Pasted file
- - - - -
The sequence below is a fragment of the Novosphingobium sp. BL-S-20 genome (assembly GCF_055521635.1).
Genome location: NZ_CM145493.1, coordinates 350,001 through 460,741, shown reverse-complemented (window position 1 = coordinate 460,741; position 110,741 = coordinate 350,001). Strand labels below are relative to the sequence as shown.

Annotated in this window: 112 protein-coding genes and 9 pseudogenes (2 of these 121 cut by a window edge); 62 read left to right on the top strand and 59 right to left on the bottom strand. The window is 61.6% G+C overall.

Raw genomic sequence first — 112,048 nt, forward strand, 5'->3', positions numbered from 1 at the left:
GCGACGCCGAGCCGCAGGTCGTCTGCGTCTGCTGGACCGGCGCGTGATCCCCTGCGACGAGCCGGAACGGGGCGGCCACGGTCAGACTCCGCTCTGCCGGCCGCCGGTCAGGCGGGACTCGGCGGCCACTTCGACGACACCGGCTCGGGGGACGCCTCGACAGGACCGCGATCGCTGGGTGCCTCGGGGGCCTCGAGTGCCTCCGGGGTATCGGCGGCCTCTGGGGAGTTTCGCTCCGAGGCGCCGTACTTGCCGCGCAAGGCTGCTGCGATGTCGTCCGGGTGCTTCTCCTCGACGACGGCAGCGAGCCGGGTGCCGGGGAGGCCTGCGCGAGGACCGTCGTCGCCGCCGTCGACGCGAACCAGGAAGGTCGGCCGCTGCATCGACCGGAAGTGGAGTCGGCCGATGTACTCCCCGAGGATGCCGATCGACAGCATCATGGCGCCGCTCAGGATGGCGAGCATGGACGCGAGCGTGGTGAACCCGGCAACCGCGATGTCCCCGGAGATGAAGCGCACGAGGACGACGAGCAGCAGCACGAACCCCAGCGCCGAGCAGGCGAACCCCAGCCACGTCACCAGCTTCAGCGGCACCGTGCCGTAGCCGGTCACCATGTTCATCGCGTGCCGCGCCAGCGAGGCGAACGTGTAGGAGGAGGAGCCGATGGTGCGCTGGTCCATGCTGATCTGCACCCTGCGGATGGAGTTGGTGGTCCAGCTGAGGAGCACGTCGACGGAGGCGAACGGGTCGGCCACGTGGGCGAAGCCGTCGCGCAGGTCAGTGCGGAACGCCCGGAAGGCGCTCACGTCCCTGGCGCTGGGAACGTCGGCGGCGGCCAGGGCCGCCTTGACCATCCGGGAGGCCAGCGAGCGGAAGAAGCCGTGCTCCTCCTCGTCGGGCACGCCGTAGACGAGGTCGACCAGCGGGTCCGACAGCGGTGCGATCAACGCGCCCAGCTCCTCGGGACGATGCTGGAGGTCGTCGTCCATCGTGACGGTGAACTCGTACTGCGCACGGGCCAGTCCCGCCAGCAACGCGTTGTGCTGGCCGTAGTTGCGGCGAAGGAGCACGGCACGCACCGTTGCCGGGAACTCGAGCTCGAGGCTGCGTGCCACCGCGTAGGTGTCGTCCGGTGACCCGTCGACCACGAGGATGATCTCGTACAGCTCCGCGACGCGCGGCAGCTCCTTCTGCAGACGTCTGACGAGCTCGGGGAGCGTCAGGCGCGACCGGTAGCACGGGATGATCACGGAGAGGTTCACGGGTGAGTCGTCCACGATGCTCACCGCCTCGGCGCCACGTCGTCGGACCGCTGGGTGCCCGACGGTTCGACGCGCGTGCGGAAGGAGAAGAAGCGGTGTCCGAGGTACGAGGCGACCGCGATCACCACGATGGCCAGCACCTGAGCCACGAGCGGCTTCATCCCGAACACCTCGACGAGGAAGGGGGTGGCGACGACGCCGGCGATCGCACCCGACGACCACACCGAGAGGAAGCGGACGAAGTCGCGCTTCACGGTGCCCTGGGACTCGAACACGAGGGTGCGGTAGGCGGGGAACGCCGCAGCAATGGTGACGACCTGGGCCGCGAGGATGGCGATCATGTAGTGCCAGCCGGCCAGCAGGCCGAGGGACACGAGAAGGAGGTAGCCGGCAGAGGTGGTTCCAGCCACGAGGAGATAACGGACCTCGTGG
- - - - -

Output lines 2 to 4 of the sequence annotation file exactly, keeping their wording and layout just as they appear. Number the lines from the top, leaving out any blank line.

Genome location: NZ_CM145493.1, coordinates 350,001 through 460,741, shown reverse-complemented (window position 1 = coordinate 460,741; position 110,741 = coordinate 350,001). Strand labels below are relative to the sequence as shown.

Annotated in this window: 112 protein-coding genes and 9 pseudogenes (2 of these 121 cut by a window edge); 62 read left to right on the top strand and 59 right to left on the bottom strand. The window is 61.6% G+C overall.

Raw genomic sequence first — 112,048 nt, forward strand, 5'->3', positions numbered from 1 at the left: